On Wednesday, November 18 the event was celebrated at the beautiful Bonnet House Museum and Gardens. State, County and Local officials were there for the ribbon cutting. Guests got to see the lovely Museum grounds, have wonderful refreshments and enjoy the Presentation of the Colors by the Fort Lauderdale Police Honor Guard.

The designation opens up opportunities for grant money for signs and landscaping.

Tuesday, November 10, 2009

Rich Lorraine Was First

The other night, a few friends and I were discussing Tom Francis’, who is an excellent investigative reporter, latest post and past posts by Tom and Elgin Jones, about the Deerfield Beach Mango Festival. We were trying to remember when the amount the city donated to the festival and the accounting of the receipts was first questioned. We knew it was Rich Lorraine who first tried to get the city to account for the funds, and we decided it was over 6 years ago, perhaps as long as 9 years ago.

Recently Francis wrote: “I've been stymied in my efforts to get an answer to the question I put at the bottom of this mammoth post from yesterday, about the Deerfield Beach's Mango Festival. Namely, why did the city cut the Mango Festival a check for $36,000 in June 2008?” (

Elgin Jones, a bulldog of a reporter who has aired many a scandal wrote in September, 2007: “We are still gathering the facts, but it appears that income the city generated from the popular Mango Festival may have been kept in a separate account, in violation of accepted accounting practices.

City Manager Mike Mahaney acknowledged he had heard of some type of ‘enterprise’ fund in which income from several events was held. Mahany said that may not have been part of the regular budget process, but added that he is not exactly sure what has taken place. The Mango Festival has its own committee, which is separate from the city. However, the proceeds and donations that go to the city have not been accounted for, and there is no indication of exactly how the money has been spent or where it went.

This is yet another example of the lack of oversight of city operations that was commonplace in the administration of former City Manager Larry Deetjen. Some sources are referring to this money as being in a “slush” fund that has been maintained in a secret account connected to the parks and recreation department’s budget, but that has not been confirmed, at least not yet.”

And, here we are in November of 2009 and it has not been “confirmed” by now either. Rich Lorraine was equally as frustrated in his attempts to get an accounting, as Tom Francis, and I assume, Elgin are, but investigating the Mango Festival finances is proving to be a Sisyphean task.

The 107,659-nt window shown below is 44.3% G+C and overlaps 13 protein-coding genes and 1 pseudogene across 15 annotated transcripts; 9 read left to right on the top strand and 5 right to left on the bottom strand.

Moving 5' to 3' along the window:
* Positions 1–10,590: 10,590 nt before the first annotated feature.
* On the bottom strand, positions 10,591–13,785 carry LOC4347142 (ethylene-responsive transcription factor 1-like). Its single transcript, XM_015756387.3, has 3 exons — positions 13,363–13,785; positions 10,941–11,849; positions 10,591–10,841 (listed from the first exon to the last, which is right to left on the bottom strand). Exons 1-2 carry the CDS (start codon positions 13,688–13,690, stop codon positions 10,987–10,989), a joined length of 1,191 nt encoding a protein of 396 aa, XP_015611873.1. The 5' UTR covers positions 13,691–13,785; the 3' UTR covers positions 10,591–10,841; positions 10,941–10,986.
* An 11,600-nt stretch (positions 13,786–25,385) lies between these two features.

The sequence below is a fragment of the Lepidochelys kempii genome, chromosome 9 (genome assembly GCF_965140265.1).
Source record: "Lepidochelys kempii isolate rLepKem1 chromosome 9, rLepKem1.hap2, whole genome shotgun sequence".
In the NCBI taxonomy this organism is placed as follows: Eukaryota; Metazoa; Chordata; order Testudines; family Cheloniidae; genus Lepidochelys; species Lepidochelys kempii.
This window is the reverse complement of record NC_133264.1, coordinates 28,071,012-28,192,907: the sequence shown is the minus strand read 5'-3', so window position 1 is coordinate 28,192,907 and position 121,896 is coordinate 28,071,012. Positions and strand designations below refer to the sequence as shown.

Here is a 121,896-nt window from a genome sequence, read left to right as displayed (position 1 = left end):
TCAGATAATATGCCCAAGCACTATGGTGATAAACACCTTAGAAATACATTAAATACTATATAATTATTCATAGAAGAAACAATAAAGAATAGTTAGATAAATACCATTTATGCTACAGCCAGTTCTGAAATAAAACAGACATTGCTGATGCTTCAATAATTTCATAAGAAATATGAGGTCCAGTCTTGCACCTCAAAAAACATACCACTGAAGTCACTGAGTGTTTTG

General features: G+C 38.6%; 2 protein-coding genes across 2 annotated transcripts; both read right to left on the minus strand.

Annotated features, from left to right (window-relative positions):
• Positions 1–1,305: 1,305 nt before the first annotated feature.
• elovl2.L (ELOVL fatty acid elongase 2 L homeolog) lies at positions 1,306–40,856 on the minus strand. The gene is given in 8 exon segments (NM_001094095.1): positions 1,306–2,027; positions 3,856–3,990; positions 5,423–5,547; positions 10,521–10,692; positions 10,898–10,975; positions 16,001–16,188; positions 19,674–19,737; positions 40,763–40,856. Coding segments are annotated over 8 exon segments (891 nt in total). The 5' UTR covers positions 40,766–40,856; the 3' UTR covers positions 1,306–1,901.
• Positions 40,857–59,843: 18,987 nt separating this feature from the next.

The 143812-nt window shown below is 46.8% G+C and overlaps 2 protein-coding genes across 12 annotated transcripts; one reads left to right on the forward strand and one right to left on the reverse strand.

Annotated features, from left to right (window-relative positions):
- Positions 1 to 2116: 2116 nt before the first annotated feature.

Credit to Bill Ganz for raising the question yet again during budget talks, but he was only able to get a small portion of the records, and, it seems, there are no more to get. So, where do we go from here? No records mean no culpability, no proof that things were straightforward and no proof that they were not.

Wednesday, November 4, 2009

With young men like this, Deerfield Beach may have some hope for the future.

At last night’s commission meeting a couple of delightful young men stole the show. Christopher Chisholm received a certificate of recognition for putting out a fire in a city truck. He took his few minutes to thank his fellow workers, supervisors and his parents in a most charming and self effacing way. If you didn’t attend the meeting, you should go to the city website to view the video of this young man.

A young man of 14, (I didn’t catch his name) with the group of fisherman protesting the proposed ordinance to ban all fishing from the beach, was a delight. His poise speaking before a room full of adults was impressive. His plea to allow him to continue to fish for food for his family, and continue this worthwhile spare time pursuit swayed the commission I am sure.

In contrast to the two outstanding young men, Sylvia and Peggy got into it again. Sylvia wanted to name the Aquatic Center after Vince Kendrick who is recovering from a kidney transplant, and not expected to return to work. Peggy reacted, saying all he did was his job, for which he was paid, whereas she, Peggy, was the one who did all the work getting the swimming pool built; and then went on to question if anything should be named for city employees. It got hot for a bit with Sylvia wanting to know if Peggy wanted the pool named after her. Peggy backed off from saying that in so many words, but the intent was there. Peggy was instrumental in the pool’s success, but I guess knowing it was a job well done isn’t as good as having your name on a plaque. She sort of gulped when she realized that she, in fact, is a city employee.

Joe Miller, had a question he wanted to ask, but when he was called on after the Sylvia/Peggy scuffle, he sat back in disgust and waved a never mind.

Last week Joe had a district 1 meeting which was well attended and informative. Good going Joe. Don’t let the turkeys get you down.